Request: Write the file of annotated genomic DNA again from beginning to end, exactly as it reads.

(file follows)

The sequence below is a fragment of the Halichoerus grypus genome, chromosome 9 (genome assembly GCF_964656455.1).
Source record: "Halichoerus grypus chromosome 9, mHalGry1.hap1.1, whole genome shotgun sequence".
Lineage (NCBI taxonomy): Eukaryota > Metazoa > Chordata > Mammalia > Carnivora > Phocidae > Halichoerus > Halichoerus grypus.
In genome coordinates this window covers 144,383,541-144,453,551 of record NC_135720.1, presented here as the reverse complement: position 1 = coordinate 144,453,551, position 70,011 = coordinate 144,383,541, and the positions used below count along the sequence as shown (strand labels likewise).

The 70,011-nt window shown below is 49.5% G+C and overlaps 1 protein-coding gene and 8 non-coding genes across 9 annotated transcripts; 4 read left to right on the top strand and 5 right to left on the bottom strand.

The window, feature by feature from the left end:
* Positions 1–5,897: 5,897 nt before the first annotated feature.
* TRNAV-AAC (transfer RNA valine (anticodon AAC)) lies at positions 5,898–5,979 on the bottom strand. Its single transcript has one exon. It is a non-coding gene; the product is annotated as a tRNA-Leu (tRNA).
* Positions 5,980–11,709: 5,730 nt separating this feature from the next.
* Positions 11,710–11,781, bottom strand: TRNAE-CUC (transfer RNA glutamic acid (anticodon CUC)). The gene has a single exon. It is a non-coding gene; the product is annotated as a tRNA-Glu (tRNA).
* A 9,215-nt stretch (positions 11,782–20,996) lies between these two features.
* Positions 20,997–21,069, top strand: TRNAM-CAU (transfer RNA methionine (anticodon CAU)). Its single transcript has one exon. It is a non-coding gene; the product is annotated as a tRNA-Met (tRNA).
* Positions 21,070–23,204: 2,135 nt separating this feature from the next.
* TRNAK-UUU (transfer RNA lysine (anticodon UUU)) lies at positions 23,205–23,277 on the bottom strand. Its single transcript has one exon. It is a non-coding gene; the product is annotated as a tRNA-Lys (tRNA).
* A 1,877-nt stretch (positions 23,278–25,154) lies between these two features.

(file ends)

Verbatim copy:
The sequence below is a fragment of the Halichoerus grypus genome, chromosome 9 (genome assembly GCF_964656455.1).
Source record: "Halichoerus grypus chromosome 9, mHalGry1.hap1.1, whole genome shotgun sequence".
Lineage (NCBI taxonomy): Eukaryota > Metazoa > Chordata > Mammalia > Carnivora > Phocidae > Halichoerus > Halichoerus grypus.
In genome coordinates this window covers 144,383,541-144,453,551 of record NC_135720.1, presented here as the reverse complement: position 1 = coordinate 144,453,551, position 70,011 = coordinate 144,383,541, and the positions used below count along the sequence as shown (strand labels likewise).

The 70,011-nt window shown below is 49.5% G+C and overlaps 1 protein-coding gene and 8 non-coding genes across 9 annotated transcripts; 4 read left to right on the top strand and 5 right to left on the bottom strand.

The window, feature by feature from the left end:
* Positions 1–5,897: 5,897 nt before the first annotated feature.
* TRNAV-AAC (transfer RNA valine (anticodon AAC)) lies at positions 5,898–5,979 on the bottom strand. Its single transcript has one exon. It is a non-coding gene; the product is annotated as a tRNA-Leu (tRNA).
* Positions 5,980–11,709: 5,730 nt separating this feature from the next.
* Positions 11,710–11,781, bottom strand: TRNAE-CUC (transfer RNA glutamic acid (anticodon CUC)). The gene has a single exon. It is a non-coding gene; the product is annotated as a tRNA-Glu (tRNA).
* A 9,215-nt stretch (positions 11,782–20,996) lies between these two features.
* Positions 20,997–21,069, top strand: TRNAM-CAU (transfer RNA methionine (anticodon CAU)). Its single transcript has one exon. It is a non-coding gene; the product is annotated as a tRNA-Met (tRNA).
* Positions 21,070–23,204: 2,135 nt separating this feature from the next.
* TRNAK-UUU (transfer RNA lysine (anticodon UUU)) lies at positions 23,205–23,277 on the bottom strand. Its single transcript has one exon. It is a non-coding gene; the product is annotated as a tRNA-Lys (tRNA).
* A 1,877-nt stretch (positions 23,278–25,154) lies between these two features.